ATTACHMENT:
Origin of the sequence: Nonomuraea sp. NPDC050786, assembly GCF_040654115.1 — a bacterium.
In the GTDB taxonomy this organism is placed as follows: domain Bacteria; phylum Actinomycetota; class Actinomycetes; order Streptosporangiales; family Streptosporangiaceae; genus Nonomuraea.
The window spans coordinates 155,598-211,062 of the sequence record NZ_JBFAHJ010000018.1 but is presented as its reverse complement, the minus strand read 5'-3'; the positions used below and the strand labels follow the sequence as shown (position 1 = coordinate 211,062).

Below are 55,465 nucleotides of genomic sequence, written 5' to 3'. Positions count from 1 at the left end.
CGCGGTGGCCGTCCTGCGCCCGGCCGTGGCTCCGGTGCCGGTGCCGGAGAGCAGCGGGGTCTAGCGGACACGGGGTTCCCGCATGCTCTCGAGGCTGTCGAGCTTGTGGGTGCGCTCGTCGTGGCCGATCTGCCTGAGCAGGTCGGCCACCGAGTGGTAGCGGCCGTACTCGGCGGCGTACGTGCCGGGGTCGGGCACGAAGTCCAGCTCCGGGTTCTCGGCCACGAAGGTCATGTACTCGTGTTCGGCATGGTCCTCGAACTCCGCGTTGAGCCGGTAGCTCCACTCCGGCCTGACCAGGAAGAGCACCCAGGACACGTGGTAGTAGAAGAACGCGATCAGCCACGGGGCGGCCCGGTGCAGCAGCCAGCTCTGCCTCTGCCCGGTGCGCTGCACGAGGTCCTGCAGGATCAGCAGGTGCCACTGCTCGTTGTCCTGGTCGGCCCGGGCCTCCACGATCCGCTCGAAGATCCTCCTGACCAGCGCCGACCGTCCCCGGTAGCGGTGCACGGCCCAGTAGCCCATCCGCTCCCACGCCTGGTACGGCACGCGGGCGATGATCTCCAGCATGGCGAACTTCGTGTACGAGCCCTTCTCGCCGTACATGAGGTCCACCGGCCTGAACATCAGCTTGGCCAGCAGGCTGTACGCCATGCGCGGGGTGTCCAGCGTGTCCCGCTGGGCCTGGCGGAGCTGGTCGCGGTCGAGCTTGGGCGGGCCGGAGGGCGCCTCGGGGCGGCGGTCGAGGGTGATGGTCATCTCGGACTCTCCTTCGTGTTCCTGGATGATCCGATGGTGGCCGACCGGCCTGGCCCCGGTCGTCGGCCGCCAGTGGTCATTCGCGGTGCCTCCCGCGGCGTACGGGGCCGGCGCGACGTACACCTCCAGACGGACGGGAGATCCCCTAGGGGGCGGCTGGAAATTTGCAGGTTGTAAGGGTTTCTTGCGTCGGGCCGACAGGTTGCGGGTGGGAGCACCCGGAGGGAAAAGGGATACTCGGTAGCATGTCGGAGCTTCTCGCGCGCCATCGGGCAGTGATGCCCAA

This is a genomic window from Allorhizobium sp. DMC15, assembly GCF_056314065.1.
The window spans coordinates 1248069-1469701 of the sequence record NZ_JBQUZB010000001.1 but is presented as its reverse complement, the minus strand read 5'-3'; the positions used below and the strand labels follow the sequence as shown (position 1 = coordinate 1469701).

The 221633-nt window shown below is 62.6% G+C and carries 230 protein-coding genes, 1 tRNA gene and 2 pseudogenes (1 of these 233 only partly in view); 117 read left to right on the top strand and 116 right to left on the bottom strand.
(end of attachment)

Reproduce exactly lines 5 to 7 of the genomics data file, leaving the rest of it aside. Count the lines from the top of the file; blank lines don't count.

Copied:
CGCGGTGGCCGTCCTGCGCCCGGCCGTGGCTCCGGTGCCGGTGCCGGAGAGCAGCGGGGTCTAGCGGACACGGGGTTCCCGCATGCTCTCGAGGCTGTCGAGCTTGTGGGTGCGCTCGTCGTGGCCGATCTGCCTGAGCAGGTCGGCCACCGAGTGGTAGCGGCCGTACTCGGCGGCGTACGTGCCGGGGTCGGGCACGAAGTCCAGCTCCGGGTTCTCGGCCACGAAGGTCATGTACTCGTGTTCGGCATGGTCCTCGAACTCCGCGTTGAGCCGGTAGCTCCACTCCGGCCTGACCAGGAAGAGCACCCAGGACACGTGGTAGTAGAAGAACGCGATCAGCCACGGGGCGGCCCGGTGCAGCAGCCAGCTCTGCCTCTGCCCGGTGCGCTGCACGAGGTCCTGCAGGATCAGCAGGTGCCACTGCTCGTTGTCCTGGTCGGCCCGGGCCTCCACGATCCGCTCGAAGATCCTCCTGACCAGCGCCGACCGTCCCCGGTAGCGGTGCACGGCCCAGTAGCCCATCCGCTCCCACGCCTGGTACGGCACGCGGGCGATGATCTCCAGCATGGCGAACTTCGTGTACGAGCCCTTCTCGCCGTACATGAGGTCCACCGGCCTGAACATCAGCTTGGCCAGCAGGCTGTACGCCATGCGCGGGGTGTCCAGCGTGTCCCGCTGGGCCTGGCGGAGCTGGTCGCGGTCGAGCTTGGGCGGGCCGGAGGGCGCCTCGGGGCGGCGGTCGAGGGTGATGGTCATCTCGGACTCTCCTTCGTGTTCCTGGATGATCCGATGGTGGCCGACCGGCCTGGCCCCGGTCGTCGGCCGCCAGTGGTCATTCGCGGTGCCTCCCGCGGCGTACGGGGCCGGCGCGACGTACACCTCCAGACGGACGGGAGATCCCCTAGGGGGCGGCTGGAAATTTGCAGGTTGTAAGGGTTTCTTGCGTCGGGCCGACAGGTTGCGGGTGGGAGCACCCGGAGGGAAAAGGGATACTCGGTAGCATGTCGGAGCTTCTCGCGCGCCATCGGGCAGTGATGCCCAA

This is a genomic window from Allorhizobium sp. DMC15, assembly GCF_056314065.1.
The window spans coordinates 1248069-1469701 of the sequence record NZ_JBQUZB010000001.1 but is presented as its reverse complement, the minus strand read 5'-3'; the positions used below and the strand labels follow the sequence as shown (position 1 = coordinate 1469701).